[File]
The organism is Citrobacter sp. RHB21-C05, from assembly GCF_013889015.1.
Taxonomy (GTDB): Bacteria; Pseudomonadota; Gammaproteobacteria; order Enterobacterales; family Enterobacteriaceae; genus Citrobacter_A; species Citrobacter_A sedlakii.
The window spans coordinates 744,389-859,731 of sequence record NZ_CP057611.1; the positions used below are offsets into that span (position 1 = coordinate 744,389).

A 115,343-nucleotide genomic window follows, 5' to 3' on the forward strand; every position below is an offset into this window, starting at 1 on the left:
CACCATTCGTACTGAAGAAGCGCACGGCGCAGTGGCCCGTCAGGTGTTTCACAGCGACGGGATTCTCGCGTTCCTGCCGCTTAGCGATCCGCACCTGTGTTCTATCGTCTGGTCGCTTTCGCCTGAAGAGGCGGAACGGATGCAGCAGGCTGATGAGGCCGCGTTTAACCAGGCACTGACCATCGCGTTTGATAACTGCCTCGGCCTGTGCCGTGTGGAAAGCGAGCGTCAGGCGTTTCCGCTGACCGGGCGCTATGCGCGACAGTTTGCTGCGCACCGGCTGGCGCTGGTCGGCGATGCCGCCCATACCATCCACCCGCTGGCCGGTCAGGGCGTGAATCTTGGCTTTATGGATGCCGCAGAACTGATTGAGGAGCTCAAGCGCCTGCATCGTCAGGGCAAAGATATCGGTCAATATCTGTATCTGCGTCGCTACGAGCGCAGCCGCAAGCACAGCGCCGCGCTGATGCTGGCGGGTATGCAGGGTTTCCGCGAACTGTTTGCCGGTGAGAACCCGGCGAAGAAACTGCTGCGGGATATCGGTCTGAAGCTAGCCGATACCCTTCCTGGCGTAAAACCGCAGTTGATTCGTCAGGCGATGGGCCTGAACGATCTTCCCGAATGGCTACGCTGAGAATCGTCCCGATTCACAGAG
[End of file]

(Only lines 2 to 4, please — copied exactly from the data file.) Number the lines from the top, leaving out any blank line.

Taxonomy (GTDB): Bacteria; Pseudomonadota; Gammaproteobacteria; order Enterobacterales; family Enterobacteriaceae; genus Citrobacter_A; species Citrobacter_A sedlakii.
The window spans coordinates 744,389-859,731 of sequence record NZ_CP057611.1; the positions used below are offsets into that span (position 1 = coordinate 744,389).

A 115,343-nucleotide genomic window follows, 5' to 3' on the forward strand; every position below is an offset into this window, starting at 1 on the left: